Friday, September 08, 2006


Daniel Auteuil Cache Directed by Michael Haneke
Reviewed by Byron Merritt



There’s a few things to like about this film and quite a few to dislike. CACHE (in French) means "hidden", and it’s an apt analogy on multiple levels. But the levels collapse under their own dramatic weight, leaving the viewer scratching their heads more than pondering the movie’s significance.

The story focuses on husband and wife Georges (Daniel Auteuil) and Ann (Juliette Binoche, CHOCOLAT), a happily married couple who’s lives are about to unwind. In front of their home, they find a videotape. The tape shows a fairly stagnant view of the front of their home; their comings and goings. But it’s also a bit unnerving. Who would shoot this film and why?

Eventually more tapes show up on their doorstep, only now they’re wrapped in paper on which is drawn — childlike — very disturbing caricatures of a face with blood shooting out of its mouth. Georges begins to feel that some of this may be linked to his past, but keeps it hidden from his wife, thus causing a rift to develop.

We occasionally flashback to Georges childhood when he was six. Here we learn that a young Algerian boy and his family were once a part of Georges and his parents’ lives. But tragedy struck the Algerian boy’s parents and Georges, somewhat of a spoiled brat, ruins what’s left of the Algerian boy’s young life.

More tapes show up and Georges is led to a now full-grown Algerian man’s home, the same man whom Georges helped evict from his life. Guilt settles in heavily for Georges and we watch him being torn apart by childhood memories long forgotten.

The story sounds more appealing than it is. It certainly got my attention when I read about it. But watching it is pretty tough. The pacing is agonizingly slow, showing slow passing cars, minutes upon minutes of mundane material, and a plot that seems to lead nowhere. Initially I thought this might be some sort of murder mystery or psychological thriller. But no. It’s all about childhood guilt and how one man deals with it later on in life. I actually didn’t even understand it was about guilt until I watched the extra features on the DVD just to find out what the hell was supposed to be going on; I think that says a lot about how far afield the story strayed (I consider myself a fairly astute viewer).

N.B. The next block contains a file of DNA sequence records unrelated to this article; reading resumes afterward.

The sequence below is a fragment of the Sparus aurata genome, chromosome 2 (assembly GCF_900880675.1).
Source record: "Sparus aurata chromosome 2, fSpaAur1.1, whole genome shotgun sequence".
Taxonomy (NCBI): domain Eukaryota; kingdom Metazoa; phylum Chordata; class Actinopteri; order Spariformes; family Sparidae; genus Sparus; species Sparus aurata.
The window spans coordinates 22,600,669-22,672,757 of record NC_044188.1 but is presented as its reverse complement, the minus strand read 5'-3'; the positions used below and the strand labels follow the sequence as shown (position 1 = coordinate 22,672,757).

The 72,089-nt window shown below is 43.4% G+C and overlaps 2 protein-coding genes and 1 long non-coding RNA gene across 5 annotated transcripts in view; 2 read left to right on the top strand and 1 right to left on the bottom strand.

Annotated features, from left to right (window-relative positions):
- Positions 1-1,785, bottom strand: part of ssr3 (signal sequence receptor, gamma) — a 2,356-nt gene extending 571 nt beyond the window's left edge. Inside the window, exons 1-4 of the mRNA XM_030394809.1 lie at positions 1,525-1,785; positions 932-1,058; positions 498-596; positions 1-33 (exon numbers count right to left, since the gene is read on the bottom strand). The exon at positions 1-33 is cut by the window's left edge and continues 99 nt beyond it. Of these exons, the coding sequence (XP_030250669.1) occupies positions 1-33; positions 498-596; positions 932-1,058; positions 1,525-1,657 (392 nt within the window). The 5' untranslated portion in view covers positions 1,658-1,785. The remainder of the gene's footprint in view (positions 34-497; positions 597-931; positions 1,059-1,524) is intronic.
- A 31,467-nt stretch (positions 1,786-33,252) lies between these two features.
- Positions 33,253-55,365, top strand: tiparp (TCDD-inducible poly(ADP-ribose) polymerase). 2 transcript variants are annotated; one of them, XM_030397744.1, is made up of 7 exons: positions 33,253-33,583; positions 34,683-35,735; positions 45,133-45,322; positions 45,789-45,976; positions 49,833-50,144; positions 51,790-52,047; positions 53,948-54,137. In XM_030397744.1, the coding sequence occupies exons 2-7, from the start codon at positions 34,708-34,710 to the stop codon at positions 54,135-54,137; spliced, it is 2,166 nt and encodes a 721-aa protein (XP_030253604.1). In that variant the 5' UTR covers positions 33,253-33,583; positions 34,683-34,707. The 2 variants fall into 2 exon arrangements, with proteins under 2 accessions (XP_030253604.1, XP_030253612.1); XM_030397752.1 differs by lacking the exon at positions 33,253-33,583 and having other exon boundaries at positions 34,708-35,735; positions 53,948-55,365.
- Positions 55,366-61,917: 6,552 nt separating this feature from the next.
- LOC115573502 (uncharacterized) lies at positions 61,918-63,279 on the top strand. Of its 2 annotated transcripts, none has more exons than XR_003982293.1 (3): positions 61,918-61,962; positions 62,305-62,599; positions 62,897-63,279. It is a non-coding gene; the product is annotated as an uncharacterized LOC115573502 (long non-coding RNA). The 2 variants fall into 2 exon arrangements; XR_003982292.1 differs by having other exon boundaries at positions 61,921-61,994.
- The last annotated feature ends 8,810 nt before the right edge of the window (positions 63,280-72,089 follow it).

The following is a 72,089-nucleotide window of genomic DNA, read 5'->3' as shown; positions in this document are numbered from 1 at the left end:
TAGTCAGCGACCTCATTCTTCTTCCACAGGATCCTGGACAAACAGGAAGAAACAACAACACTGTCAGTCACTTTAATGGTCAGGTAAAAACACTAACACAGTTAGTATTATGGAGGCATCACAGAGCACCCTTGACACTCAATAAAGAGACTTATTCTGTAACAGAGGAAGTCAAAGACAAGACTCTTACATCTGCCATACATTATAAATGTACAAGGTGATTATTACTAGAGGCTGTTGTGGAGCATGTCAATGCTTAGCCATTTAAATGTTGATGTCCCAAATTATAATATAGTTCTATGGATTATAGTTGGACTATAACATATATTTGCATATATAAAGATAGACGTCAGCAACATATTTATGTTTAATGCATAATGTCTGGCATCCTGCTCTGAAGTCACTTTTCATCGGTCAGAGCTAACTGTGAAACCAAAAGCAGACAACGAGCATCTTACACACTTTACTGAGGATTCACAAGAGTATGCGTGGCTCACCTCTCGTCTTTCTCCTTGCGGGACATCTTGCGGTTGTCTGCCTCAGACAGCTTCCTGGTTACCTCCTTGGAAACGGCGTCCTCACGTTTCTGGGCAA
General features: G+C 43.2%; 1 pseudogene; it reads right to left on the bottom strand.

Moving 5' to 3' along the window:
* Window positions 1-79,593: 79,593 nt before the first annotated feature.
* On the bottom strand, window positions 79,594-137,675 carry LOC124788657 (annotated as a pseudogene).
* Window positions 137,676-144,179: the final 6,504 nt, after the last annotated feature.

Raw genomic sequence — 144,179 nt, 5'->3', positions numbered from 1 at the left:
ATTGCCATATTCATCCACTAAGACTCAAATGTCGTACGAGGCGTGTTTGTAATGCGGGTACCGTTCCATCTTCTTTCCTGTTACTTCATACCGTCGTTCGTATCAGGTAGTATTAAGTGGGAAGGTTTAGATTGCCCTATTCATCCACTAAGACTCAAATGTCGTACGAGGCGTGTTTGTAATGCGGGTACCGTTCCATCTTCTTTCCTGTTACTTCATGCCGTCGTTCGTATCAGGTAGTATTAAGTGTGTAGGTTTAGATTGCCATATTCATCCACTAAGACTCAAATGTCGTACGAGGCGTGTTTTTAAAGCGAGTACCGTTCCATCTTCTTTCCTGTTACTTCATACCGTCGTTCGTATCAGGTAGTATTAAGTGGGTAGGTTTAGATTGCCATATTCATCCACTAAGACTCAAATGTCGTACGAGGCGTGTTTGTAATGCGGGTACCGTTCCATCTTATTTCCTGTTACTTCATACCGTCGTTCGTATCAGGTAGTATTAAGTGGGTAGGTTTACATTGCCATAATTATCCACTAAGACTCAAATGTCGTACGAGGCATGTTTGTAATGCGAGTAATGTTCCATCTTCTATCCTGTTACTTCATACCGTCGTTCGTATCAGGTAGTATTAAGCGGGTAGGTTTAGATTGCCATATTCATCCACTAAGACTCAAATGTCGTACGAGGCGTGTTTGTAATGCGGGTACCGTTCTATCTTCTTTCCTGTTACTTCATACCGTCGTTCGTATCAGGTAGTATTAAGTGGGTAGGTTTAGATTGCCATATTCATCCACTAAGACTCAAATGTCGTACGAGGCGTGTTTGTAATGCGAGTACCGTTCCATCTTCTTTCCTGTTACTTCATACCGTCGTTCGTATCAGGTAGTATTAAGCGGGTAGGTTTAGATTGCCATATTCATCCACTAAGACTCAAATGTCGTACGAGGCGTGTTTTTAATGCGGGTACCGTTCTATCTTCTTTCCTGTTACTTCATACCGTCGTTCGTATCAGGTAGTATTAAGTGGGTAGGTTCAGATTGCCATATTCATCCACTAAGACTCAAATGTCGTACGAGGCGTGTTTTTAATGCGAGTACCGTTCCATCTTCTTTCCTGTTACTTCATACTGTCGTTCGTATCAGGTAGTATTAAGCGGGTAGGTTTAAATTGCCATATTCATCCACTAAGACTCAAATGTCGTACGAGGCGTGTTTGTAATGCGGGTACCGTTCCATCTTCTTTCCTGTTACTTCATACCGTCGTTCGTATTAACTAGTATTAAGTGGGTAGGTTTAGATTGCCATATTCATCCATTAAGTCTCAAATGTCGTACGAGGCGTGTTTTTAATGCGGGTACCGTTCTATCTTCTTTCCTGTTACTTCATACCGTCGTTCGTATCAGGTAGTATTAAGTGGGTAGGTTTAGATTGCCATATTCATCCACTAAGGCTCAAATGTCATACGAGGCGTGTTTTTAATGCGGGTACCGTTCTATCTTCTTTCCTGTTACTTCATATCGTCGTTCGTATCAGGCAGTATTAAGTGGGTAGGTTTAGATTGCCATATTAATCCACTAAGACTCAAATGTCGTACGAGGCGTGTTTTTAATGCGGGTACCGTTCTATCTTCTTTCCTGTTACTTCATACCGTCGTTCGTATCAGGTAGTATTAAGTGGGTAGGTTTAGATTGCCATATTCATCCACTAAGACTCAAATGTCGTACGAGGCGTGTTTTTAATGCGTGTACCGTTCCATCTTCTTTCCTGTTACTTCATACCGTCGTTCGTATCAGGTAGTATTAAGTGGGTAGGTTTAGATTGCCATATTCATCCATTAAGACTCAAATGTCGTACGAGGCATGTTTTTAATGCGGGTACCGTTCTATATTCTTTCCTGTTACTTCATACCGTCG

The good parts of the film are its innate quirks. Sometimes you’re watching the movie and you aren’t sure if its part of the movie or part of a videotape within the movie. That was kinda cool. The dark scenes in the bedroom as Georges and Ann come to terms with what Georges did to the Algerian boy are filmed extremely well, too. That acting is also well done and never forced, adding a bit or emotional heft to a rather bland telling. But that’s as far as the "good" goes.

And, as they say, the rest is silence.

Click here for the Cache movie trailer!


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